“You have survived 100% of your worst days”
I love this quote a lot. I say it over and over again and perhaps it is most relevant to me now than it ever has been because it has been a very turbulent few weeks. Unfortunately living with Mental Illness can be horrendously unpredictable. Relapses can happen suddenly and a person can deteriorate incredibly quickly. Basically, before I knew what was happening, I was back in hospital for the third time this year.
This was obviously not what I had planned. I had not foreseen spending Halloween and my 21st birthday in hospital. Having vowed never to return after my last admission, my stubbornness to comply and fully accept how ill I was landed me a 28 day section. For those first few weeks I was certain I was fine, that I didn’t need hospital thank you very much and that I could manage alone. I told myself I would be out in a few days and they would soon realise how perfectly fine I was. It was just a blip. Nothing to worry about. I would bounce back in no time. I am lucky I have such a good doctor.
6 weeks later and the fog has finally cleared. I was not recovering. I was not living. I was not coping. My mind had effectively managed to convince me that all was well. After 4 weeks under section some rational part of me realised that actually Anorexia had made an almighty comeback and my self destructive behaviours had managed to worm their way back in and I had been blind to them.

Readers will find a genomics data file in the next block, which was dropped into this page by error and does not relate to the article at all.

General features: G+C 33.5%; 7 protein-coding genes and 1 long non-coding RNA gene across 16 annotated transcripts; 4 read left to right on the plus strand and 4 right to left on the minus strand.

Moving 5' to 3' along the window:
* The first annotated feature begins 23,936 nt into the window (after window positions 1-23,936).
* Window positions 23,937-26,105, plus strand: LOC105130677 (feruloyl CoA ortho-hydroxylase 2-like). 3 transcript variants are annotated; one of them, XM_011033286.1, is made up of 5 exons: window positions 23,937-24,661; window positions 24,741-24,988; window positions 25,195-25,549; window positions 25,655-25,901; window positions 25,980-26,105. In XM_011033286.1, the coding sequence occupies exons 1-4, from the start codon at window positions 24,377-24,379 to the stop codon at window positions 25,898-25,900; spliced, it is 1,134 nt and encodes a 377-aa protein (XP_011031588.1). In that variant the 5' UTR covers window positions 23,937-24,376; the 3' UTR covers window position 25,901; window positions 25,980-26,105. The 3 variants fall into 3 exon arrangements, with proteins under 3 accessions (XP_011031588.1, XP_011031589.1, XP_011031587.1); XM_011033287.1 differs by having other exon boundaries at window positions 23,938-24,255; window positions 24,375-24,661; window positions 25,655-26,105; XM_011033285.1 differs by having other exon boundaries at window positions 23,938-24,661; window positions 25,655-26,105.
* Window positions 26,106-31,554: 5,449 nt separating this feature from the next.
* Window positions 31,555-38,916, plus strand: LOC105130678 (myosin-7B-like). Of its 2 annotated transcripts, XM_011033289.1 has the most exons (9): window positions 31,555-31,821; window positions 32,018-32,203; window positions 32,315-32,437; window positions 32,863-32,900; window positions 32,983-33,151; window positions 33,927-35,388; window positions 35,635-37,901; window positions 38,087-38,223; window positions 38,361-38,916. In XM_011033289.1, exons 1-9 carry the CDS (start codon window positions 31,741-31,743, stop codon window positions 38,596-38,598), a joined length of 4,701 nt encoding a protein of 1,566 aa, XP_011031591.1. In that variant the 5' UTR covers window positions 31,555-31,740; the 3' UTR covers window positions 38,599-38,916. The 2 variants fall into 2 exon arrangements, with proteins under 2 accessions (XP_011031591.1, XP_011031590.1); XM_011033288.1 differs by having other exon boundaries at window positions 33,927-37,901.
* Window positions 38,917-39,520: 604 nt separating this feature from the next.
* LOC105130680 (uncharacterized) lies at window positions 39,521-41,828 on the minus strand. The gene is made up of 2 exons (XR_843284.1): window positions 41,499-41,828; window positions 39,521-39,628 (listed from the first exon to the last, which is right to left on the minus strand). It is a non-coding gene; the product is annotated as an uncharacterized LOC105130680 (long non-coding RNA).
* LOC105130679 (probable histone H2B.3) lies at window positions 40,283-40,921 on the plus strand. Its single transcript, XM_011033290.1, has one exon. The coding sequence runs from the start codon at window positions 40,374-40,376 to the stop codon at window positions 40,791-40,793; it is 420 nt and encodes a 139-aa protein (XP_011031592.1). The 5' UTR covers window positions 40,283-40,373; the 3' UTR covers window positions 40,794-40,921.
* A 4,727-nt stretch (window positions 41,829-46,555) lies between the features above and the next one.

I have now agreed to stay as a ‘voluntary patient’ so a care plan can be put in place for when I finally leave hospital. My medication has been reviewed and is due to be changed. I agreed to start working with them. I agreed to start eating again. I agreed to try and get better and while I am still struggling immensely, I am making small steps forward. A few weeks ago the thought of writing a coherent blog post was beyond me. A few weeks ago eating a slice of toast was beyond me. I am working with the nurses instead of against them. I am trusting the professionals and while I still get angry and frustrated at them, I know they do their best with the limited NHS resources. I still foresee having to stay a while longer. I hope I have the strength in me to keep going and every day fight harder. And most of all I really hope to be allowed home and back into the community as soon as possible, perhaps even for good at Christmas.